Even with the rising sun, this place felt dark. In the sky he saw the cause; the factory loomed ominously overhead, the smoke coming out from it cast an even greater shadow that nearly consumed the entire street. From the darkness, or at least the people hiding in the darkness seemed to follow after him. Juan felt a sense of relief when he reached into his coat and felt the butt of his pistol.
The driver laughed as his carriage began to slow down. “Not used to this part of the city eh?”
“I am not used to any city,” Pinowan admitted looking around for the end of the street where the life could return, but the road continued to move on forever.
“A country boy then?” He smirked as his carriage pulled moved towards the side of the street. “I’ve been seeing plenty of those here recently. Well, welcome to Lenitz.”
The horses unceremoniously came to a complete stop as the driver hopped out pulled the door open. He still had a smirk on his face as he helped Juan with his suitcase this time. “Well, here’s 32 Barrington street.” The driver spread his arms out to show an ugly three-story apartment building that looked older than Juan’s great-grandfather and was covered with a layer of soot.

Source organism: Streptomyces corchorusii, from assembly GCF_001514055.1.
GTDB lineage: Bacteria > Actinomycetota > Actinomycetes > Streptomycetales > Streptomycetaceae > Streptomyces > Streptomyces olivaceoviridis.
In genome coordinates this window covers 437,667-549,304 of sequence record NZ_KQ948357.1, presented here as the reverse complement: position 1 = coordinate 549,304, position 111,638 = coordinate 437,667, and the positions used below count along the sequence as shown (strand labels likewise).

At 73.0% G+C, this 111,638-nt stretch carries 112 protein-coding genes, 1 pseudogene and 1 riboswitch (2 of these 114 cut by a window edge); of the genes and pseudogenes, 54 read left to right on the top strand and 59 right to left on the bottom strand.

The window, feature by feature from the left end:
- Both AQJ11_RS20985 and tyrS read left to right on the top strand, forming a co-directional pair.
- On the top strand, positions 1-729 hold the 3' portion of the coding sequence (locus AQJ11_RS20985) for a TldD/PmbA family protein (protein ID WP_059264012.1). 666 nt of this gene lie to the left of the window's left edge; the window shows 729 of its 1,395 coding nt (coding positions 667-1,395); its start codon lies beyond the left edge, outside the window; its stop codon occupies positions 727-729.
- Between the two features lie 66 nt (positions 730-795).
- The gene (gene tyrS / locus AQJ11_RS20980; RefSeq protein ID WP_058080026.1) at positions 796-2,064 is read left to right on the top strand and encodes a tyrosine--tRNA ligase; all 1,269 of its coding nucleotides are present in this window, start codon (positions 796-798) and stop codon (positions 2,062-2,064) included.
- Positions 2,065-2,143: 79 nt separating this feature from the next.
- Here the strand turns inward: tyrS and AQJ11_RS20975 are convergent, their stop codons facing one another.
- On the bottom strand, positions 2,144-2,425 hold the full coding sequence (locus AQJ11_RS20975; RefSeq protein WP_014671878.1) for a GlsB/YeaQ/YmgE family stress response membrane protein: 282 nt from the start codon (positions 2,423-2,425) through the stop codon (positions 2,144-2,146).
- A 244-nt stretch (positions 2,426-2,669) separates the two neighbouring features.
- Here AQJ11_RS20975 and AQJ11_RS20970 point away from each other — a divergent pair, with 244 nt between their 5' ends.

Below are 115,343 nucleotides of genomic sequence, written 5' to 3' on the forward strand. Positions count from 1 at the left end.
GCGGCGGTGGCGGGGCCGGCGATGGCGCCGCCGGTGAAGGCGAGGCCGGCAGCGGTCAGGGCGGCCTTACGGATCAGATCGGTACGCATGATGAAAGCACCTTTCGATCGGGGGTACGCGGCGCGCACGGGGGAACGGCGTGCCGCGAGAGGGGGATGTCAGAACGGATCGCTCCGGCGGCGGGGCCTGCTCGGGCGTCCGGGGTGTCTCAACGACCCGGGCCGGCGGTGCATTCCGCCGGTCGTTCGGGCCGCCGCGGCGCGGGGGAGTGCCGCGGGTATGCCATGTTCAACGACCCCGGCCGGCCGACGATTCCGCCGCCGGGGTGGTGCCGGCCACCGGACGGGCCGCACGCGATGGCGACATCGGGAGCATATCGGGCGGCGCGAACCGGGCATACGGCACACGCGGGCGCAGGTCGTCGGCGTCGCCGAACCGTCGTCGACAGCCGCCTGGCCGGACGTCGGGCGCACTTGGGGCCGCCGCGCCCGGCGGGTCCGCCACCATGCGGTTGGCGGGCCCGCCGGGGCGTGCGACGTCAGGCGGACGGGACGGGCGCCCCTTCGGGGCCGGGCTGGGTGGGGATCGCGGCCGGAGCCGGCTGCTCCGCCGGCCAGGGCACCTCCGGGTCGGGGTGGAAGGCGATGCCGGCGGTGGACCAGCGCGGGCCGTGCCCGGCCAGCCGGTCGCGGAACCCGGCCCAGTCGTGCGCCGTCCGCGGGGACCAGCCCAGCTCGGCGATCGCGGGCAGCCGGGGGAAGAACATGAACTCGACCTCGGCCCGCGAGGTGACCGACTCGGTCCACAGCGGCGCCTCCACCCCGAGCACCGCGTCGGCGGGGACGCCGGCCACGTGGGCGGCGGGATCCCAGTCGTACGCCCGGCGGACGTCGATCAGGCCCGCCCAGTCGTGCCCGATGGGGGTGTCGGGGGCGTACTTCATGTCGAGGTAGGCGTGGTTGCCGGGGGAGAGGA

He looked at the sign on the side of the door and true enough in rusted brass was the numbers 32. Feeling his hopes deflate, Juan reached into his pocket and paid the driver his fare before entering the house.
A quick sweep around the house told Juan that there was a single restroom on every floor, rusted pipes, moldy ceilings and walls, and what he certainly hoped were not bullet holes.
But then again he didn’t rent the apartment here for comfort, he rented it cause it cost a measly two and a half Crowns a month. He shut the door and made sure that it was locked, and that his pistol’s hammer was cocked just in case. Still, he had wished the friend who told about this place bothered to mention these other things.
Juan sighed with relief as he sunk into his chair, feeling the aged leather resting on his back. A cloud of dust practically exploded as soon as his bottom touched the cushion. He coughed and swept his hand back and forth to clear the air. Though there were holes that exposed the yellow stuffing, it was one of the few luxuries he had.
He set his suitcase on the table and unlocked it. The lid was pulled upwards to reveal a typewriter resting a stack of papers. Some were blank and meant for the machine while the others contained important documentations he needed. There were his toiletries and extra sets of clothes including an extra pair of boots, and a few memorabilia from his home. As Juan removed them, a leather pouch tumbled out and landed on the floor with a heavy thud.
Juan didn't remember packing that with him. He bent down and removed the small band around its opening. Four figures quickly fell out onto the table.
A smile slowly formed on his face as he saw these little figures. His mother must have packed it in with his things.